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vSphere ESXi 5 upgrade or install how to steps

This something that I wrote last year during the vSphere 5.0 beta and I had intended on using it with another project. After holding it for a longtime I finally decided to publish it here. There will be some other related content coming soon.

With the release of vSphere 5, VMware has entered the era of ESXi only hypervisors. This has been promised by VMware for the last couple of years, so it should be of no surprise to anyone. The ESXi platform has under gone a big coming of age journey since its first release. With each new version and update the ESXi platform has narrowed the feature gap that had previously existed with its brother ESX classic.

With this release VMware’s type 1 hypervisor has entered its fifth generation and in this book we are going to assume that you have a base level of experience. We will not be holding your hand showing each step of a base installation. We will be talking about topics that concern admins on important projects, daily tasks and showing you how to accomplish some of the new features in vSphere 5.

Upgrade considerations and dependencies

With any VMware related upgrade there are numerous items that should be considered when planning to move to the next release. Whether you’re going to be upgrading using existing hardware or purchasing new servers. You need to spend the time to examine the parts of your servers and validate they are supported by the release of vSphere that you plan on using. This can be done by using the VMware HCG or Hardware Compatibility Guide also commonly referred to as the HCL.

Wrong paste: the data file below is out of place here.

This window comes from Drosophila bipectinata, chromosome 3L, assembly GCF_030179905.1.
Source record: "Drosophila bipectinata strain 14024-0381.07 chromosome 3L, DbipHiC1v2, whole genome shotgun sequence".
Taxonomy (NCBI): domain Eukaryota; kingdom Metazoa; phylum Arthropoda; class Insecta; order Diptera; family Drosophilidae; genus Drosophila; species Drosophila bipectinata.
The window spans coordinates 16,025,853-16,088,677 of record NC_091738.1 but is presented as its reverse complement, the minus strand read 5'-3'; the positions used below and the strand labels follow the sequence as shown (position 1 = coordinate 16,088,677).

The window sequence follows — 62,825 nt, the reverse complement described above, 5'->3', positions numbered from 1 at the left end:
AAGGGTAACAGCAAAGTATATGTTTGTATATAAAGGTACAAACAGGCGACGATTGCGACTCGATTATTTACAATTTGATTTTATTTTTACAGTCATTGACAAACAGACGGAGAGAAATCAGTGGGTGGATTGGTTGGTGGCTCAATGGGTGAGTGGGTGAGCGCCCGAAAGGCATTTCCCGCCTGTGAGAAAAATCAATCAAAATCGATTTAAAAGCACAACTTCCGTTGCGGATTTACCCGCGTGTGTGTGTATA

The release of vSphere 5 offers most of the same paths for upgrading, but also offers some not possible in the past. To make this easy to digest we have created Figure 1.0 that covers the upgrade paths and if they are possible with ESXi 5. Each of these methods will be expanded upon within the sections of this chapter.

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Designing vSphere clusters to use as vCloud director provider vDCs

In talking with different customers I have been getting questions about how would clusters be sized and utilized in a vCloud environment. Before we get too far into the details I will give a brief overview on how capacity is presented to vCloud.

When setting up resources or capacity within vCloud you have to first create Provider Virtual Datacenters (vDC). These provider vDCs map back to either a single vSphere cluster or resource pool. This means that depending on your decision to scale out or up you will end with either large pools of capacity or more smaller ones. There are many reasons that you might do either option so I won’t go into that discussion.